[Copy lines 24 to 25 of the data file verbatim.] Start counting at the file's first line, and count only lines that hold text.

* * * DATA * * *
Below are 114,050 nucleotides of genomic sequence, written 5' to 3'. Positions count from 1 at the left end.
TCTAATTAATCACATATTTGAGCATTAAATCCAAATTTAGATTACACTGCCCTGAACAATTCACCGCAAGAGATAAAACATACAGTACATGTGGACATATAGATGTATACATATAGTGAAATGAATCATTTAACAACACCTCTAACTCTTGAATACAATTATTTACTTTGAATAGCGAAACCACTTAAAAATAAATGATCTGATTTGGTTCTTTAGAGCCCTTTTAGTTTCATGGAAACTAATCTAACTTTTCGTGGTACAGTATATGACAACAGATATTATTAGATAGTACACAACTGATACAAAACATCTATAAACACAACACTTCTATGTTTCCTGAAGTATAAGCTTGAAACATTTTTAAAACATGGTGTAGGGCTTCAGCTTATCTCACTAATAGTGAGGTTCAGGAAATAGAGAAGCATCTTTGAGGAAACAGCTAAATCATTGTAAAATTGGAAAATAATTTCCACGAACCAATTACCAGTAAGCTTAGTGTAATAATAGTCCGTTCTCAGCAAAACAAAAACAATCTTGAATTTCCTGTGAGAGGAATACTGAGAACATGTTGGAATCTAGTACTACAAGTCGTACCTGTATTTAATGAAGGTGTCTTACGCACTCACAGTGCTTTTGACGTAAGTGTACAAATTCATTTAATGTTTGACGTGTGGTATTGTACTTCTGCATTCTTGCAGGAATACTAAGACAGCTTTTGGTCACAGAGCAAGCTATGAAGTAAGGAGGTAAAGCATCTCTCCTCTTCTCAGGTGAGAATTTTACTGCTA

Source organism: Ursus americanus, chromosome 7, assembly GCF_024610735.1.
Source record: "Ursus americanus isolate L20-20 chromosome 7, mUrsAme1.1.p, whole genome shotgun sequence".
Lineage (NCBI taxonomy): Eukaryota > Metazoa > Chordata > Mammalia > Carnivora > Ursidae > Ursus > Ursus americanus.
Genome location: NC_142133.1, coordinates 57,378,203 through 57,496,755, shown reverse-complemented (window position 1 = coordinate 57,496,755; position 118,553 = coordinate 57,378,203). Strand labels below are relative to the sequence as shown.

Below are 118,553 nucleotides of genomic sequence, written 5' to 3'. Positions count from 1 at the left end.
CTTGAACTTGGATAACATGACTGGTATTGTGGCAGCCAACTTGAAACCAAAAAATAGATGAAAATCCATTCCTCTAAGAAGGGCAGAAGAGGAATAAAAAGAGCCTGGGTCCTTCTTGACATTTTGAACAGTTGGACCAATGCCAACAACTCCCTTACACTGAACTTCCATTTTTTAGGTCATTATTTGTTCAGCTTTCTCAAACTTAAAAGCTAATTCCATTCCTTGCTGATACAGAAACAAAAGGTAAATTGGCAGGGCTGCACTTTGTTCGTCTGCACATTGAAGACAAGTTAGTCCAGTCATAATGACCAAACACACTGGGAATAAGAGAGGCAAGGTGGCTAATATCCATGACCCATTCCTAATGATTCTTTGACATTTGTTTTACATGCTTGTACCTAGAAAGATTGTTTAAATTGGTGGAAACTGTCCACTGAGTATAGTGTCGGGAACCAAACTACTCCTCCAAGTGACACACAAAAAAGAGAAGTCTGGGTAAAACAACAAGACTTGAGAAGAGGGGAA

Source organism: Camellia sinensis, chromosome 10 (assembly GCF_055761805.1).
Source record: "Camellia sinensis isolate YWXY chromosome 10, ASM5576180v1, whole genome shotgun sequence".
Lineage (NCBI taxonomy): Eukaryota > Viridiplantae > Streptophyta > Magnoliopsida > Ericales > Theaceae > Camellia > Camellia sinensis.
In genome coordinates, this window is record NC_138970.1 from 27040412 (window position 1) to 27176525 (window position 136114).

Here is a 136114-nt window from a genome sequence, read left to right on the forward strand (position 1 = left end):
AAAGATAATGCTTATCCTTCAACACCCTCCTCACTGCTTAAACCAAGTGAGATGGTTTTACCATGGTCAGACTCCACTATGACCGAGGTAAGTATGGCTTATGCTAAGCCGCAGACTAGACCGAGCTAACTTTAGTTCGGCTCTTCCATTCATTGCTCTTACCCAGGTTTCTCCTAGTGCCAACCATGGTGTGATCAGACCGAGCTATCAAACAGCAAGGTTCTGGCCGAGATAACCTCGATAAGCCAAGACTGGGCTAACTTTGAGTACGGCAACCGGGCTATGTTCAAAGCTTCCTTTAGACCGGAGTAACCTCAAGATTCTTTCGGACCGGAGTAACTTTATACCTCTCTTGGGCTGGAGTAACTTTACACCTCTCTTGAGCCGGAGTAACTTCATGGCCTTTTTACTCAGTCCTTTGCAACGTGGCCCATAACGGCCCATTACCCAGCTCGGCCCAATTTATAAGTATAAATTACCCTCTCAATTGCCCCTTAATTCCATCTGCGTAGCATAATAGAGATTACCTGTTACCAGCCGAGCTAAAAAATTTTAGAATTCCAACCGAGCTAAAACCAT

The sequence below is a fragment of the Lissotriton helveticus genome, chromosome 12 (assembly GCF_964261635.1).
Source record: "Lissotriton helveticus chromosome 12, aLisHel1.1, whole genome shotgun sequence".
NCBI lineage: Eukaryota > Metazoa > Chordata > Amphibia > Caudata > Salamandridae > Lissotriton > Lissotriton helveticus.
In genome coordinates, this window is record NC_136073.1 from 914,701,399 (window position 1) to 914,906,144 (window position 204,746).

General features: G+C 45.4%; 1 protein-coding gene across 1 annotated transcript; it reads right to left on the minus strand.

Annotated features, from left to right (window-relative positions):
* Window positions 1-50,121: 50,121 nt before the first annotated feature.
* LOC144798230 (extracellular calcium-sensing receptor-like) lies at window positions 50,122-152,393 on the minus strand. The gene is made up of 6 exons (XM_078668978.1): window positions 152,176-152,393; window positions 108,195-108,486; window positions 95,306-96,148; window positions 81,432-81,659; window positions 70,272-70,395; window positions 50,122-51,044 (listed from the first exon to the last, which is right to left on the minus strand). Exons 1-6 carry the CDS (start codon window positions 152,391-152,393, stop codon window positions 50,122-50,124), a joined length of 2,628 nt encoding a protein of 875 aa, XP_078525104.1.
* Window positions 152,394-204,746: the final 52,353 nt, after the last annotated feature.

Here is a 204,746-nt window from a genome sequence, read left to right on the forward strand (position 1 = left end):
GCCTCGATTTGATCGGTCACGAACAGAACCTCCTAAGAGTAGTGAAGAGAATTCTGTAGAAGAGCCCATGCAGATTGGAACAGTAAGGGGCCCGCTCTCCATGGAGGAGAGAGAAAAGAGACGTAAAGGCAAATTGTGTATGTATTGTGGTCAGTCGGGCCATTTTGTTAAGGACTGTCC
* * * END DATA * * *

Here is a 204,746-nt window from a genome sequence, read left to right on the forward strand (position 1 = left end):
GCCTCGATTTGATCGGTCACGAACAGAACCTCCTAAGAGTAGTGAAGAGAATTCTGTAGAAGAGCCCATGCAGATTGGAACAGTAAGGGGCCCGCTCTCCATGGAGGAGAGAGAAAAGAGACGTAAAGGCAAATTGTGTATGTATTGTGGTCAGTCGGGCCATTTTGTTAAGGACTGTCC